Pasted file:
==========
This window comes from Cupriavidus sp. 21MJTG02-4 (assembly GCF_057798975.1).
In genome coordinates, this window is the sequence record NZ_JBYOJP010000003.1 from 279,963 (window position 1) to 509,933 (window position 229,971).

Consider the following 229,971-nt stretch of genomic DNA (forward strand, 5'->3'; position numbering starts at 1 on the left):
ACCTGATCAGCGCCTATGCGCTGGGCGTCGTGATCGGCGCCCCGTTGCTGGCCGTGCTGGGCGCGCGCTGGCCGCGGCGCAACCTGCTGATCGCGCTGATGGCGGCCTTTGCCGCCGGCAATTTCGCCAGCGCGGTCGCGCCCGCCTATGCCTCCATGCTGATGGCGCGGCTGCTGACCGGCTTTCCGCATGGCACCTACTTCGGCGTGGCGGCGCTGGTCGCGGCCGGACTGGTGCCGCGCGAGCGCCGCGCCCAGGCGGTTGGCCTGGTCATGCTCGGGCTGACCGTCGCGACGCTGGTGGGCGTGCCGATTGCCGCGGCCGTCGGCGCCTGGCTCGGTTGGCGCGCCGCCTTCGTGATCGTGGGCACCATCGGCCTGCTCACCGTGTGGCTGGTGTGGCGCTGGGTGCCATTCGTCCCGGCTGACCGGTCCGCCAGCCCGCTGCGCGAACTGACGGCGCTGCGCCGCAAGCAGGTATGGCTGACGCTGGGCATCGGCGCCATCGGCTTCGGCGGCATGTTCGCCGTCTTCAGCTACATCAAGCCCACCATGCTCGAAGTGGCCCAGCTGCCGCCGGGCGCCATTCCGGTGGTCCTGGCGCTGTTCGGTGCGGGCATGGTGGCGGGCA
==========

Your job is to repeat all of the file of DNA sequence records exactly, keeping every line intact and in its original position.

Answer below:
This window comes from Cupriavidus sp. 21MJTG02-4 (assembly GCF_057798975.1).
In genome coordinates, this window is the sequence record NZ_JBYOJP010000003.1 from 279,963 (window position 1) to 509,933 (window position 229,971).

Consider the following 229,971-nt stretch of genomic DNA (forward strand, 5'->3'; position numbering starts at 1 on the left):
ACCTGATCAGCGCCTATGCGCTGGGCGTCGTGATCGGCGCCCCGTTGCTGGCCGTGCTGGGCGCGCGCTGGCCGCGGCGCAACCTGCTGATCGCGCTGATGGCGGCCTTTGCCGCCGGCAATTTCGCCAGCGCGGTCGCGCCCGCCTATGCCTCCATGCTGATGGCGCGGCTGCTGACCGGCTTTCCGCATGGCACCTACTTCGGCGTGGCGGCGCTGGTCGCGGCCGGACTGGTGCCGCGCGAGCGCCGCGCCCAGGCGGTTGGCCTGGTCATGCTCGGGCTGACCGTCGCGACGCTGGTGGGCGTGCCGATTGCCGCGGCCGTCGGCGCCTGGCTCGGTTGGCGCGCCGCCTTCGTGATCGTGGGCACCATCGGCCTGCTCACCGTGTGGCTGGTGTGGCGCTGGGTGCCATTCGTCCCGGCTGACCGGTCCGCCAGCCCGCTGCGCGAACTGACGGCGCTGCGCCGCAAGCAGGTATGGCTGACGCTGGGCATCGGCGCCATCGGCTTCGGCGGCATGTTCGCCGTCTTCAGCTACATCAAGCCCACCATGCTCGAAGTGGCCCAGCTGCCGCCGGGCGCCATTCCGGTGGTCCTGGCGCTGTTCGGTGCGGGCATGGTGGCGGGCA